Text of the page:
9 Steps to Deploying the MapR Converged Data Platform on AWS
by James Sun
If you’ve been keeping tabs on all the great product enhancements that have been coming out of MapR, you will know that the 5.2 version of the MapR Converged Data Platform went GA this summer. It takes a few cycles to make the platform available on the AWS marketplace, largely due to the testing efforts required. We’re pleased to announce that version 5.2 can now be deployed on the AWS marketplace.
MapR has worked closely with AWS to develop AMIs (Amazon Machine Images) that enable hourly usage of the MapR Converged Data Platform on AWS. These AMIs, which are pre-loaded and preconfigured with the MapR software and the required supporting operating system, can be launched using Cloud Formation Templates. Cloud Formation Templates automate the provisioning of the resources required to form a MapR cluster, and ensure that the MapR software is installed properly. This blog post will cover the details of how you can get a MapR cluster up and running in less than 20 minutes.
There are a few options available for you to install the MapR Platform:
- Through usage of scripts
- By using the installer
- Cloud-based installation
MapR has partnered with the AWS marketplace to make the install extremely easy. This will be very beneficial to both new customers and the many MapR partners and customers who already have AWS accounts.
Working with AWS MapR Marketplace Offerings
Point your browser to https://aws.amazon.com/marketplace. In the search area, type in MapR and you will find a few MapR AWS marketplace offerings as illustrated below.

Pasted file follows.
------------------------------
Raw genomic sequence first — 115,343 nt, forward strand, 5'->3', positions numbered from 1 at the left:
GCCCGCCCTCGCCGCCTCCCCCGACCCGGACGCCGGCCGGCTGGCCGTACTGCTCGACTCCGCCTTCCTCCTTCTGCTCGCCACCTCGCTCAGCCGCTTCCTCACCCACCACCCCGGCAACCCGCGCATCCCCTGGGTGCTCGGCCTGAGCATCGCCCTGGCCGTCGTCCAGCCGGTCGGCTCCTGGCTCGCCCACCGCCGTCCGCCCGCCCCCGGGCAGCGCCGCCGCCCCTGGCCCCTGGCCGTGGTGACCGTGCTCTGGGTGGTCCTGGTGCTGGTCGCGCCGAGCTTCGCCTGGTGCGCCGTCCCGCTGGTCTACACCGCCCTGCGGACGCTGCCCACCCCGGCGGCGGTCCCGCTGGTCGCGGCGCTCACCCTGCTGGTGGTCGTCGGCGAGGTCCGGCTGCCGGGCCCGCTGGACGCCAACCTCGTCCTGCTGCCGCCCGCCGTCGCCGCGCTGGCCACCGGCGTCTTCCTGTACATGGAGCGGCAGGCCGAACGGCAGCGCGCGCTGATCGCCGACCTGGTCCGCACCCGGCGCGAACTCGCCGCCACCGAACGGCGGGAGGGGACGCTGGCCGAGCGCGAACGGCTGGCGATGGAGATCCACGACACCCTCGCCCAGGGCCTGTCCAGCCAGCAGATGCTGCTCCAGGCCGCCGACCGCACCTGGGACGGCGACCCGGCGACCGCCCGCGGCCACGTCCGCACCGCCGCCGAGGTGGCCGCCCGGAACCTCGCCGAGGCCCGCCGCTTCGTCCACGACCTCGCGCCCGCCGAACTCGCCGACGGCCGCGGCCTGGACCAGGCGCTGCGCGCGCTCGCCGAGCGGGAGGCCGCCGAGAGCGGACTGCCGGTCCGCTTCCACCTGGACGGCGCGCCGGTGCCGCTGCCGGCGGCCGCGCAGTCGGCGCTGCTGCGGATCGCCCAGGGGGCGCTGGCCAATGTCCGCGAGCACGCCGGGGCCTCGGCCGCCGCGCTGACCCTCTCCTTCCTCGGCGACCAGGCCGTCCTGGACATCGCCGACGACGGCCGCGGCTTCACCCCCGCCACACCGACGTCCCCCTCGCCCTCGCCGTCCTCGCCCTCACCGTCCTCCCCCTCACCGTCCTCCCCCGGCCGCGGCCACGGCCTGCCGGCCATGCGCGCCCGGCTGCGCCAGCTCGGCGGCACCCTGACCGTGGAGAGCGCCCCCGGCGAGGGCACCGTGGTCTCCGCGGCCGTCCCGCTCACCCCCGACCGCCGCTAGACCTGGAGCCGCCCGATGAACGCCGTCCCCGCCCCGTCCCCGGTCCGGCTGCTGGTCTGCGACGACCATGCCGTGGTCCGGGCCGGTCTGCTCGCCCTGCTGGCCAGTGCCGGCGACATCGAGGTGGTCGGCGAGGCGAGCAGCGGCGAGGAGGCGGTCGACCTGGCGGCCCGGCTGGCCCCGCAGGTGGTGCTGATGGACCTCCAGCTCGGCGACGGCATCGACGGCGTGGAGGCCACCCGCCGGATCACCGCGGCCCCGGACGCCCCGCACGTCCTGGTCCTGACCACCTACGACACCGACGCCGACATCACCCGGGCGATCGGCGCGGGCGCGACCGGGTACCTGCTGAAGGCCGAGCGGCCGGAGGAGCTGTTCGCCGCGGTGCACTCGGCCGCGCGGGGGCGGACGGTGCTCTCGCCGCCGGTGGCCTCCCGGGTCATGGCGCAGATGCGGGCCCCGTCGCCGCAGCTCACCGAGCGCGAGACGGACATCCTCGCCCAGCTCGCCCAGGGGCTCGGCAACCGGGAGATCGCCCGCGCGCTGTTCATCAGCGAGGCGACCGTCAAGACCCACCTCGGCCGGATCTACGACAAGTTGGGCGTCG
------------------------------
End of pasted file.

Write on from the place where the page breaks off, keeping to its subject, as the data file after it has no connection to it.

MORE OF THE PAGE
Select the desired offering.
After you have selected a desired offering, you will see a screen as illustrated below. Go ahead and select your region and how many nodes you want in the MapR cluster. You can either select a single AMI or multi-node cluster deployment. You can review the estimated price associated with your selections in this step.
Select “Continue” to the next step.
In this step, you will confirm the launch options such as the MapR version, single node or cluster deployment, AWS region, as well as the terms for pricing.
Once you are comfortable with your selections, click “Launch with CloudFormation Console” to move forward.
In this step, you are going to use a CloudFormation template to launch the cluster. You can choose between a custom template or use an AWS tested template (default) to launch. If you are not sure about what to do, just leave everything as default.
Click “Next” to move forward.
In this step, you can specify the valuables pertaining to your cluster such as number of nodes, cluster name, etc. You can leave everything as default except the KeyName, PersistentStorage, RemoteAccessCIDR and VpcSubnetId. Type in your desired Keyname if you already have a keypair for EC2. If not, you should generate one for later to ssh into the cluster nodes as user “ec2-user” passwordlessly.
In the PersistentStorage field, you can specify the size (in GB) for each of the four EBS drives per instance. You can restrict the inbound traffic originated from the IP constrained by RemoteAccessCIDR. If you are not sure what to do, type in 0.0.0.0/0 in this field.
Finally, in the VpcSubnetId field, you can specify the subnet net you have with your EC2 account. If you don’t have one, go to https://console.aws.amazon.com/vpc and select “Subnets” on the left pane to create one.